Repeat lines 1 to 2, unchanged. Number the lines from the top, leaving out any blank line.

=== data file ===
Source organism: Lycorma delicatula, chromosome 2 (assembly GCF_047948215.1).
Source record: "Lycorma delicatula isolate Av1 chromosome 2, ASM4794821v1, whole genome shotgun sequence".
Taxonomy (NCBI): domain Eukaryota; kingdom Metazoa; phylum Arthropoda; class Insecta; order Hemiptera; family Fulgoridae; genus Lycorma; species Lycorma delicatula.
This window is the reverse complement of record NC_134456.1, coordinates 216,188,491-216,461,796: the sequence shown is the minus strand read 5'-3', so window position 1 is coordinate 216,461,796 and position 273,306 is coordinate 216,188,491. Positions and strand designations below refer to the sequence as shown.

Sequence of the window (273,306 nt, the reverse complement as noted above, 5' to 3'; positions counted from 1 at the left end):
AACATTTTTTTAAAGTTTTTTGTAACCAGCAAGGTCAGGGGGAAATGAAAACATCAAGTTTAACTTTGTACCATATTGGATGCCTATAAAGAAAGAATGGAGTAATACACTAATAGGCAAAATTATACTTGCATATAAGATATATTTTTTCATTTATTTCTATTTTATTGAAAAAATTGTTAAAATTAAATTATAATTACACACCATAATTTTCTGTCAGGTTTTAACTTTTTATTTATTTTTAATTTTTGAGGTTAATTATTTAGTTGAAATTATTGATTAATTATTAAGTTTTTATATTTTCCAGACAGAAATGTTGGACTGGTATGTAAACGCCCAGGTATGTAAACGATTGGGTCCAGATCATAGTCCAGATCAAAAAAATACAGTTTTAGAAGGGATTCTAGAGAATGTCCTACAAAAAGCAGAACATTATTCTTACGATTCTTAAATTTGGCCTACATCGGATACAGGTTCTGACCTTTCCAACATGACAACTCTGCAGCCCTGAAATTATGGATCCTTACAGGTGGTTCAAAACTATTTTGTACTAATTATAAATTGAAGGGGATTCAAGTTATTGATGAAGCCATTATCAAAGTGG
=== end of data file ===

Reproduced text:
Source organism: Lycorma delicatula, chromosome 2 (assembly GCF_047948215.1).
Source record: "Lycorma delicatula isolate Av1 chromosome 2, ASM4794821v1, whole genome shotgun sequence".